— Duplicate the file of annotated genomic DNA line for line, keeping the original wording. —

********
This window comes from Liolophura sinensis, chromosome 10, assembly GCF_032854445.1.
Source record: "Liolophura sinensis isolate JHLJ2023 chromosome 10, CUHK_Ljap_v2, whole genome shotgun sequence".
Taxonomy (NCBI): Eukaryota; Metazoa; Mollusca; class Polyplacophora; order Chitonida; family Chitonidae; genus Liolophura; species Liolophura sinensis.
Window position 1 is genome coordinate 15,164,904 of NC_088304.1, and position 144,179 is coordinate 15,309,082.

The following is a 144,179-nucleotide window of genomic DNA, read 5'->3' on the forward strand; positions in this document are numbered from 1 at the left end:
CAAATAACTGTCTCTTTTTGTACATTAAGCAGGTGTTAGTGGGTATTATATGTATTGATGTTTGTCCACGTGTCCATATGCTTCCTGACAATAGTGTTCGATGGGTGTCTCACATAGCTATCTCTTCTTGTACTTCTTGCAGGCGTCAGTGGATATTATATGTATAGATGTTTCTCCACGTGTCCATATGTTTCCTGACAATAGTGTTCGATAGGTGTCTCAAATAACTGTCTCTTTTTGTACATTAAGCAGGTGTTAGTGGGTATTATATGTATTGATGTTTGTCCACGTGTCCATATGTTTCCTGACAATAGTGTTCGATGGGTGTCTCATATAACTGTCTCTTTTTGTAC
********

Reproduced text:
This window comes from Liolophura sinensis, chromosome 10, assembly GCF_032854445.1.
Source record: "Liolophura sinensis isolate JHLJ2023 chromosome 10, CUHK_Ljap_v2, whole genome shotgun sequence".
Taxonomy (NCBI): Eukaryota; Metazoa; Mollusca; class Polyplacophora; order Chitonida; family Chitonidae; genus Liolophura; species Liolophura sinensis.
Window position 1 is genome coordinate 15,164,904 of NC_088304.1, and position 144,179 is coordinate 15,309,082.

The following is a 144,179-nucleotide window of genomic DNA, read 5'->3' on the forward strand; positions in this document are numbered from 1 at the left end:
CAAATAACTGTCTCTTTTTGTACATTAAGCAGGTGTTAGTGGGTATTATATGTATTGATGTTTGTCCACGTGTCCATATGCTTCCTGACAATAGTGTTCGATGGGTGTCTCACATAGCTATCTCTTCTTGTACTTCTTGCAGGCGTCAGTGGATATTATATGTATAGATGTTTCTCCACGTGTCCATATGTTTCCTGACAATAGTGTTCGATAGGTGTCTCAAATAACTGTCTCTTTTTGTACATTAAGCAGGTGTTAGTGGGTATTATATGTATTGATGTTTGTCCACGTGTCCATATGTTTCCTGACAATAGTGTTCGATGGGTGTCTCATATAACTGTCTCTTTTTGTAC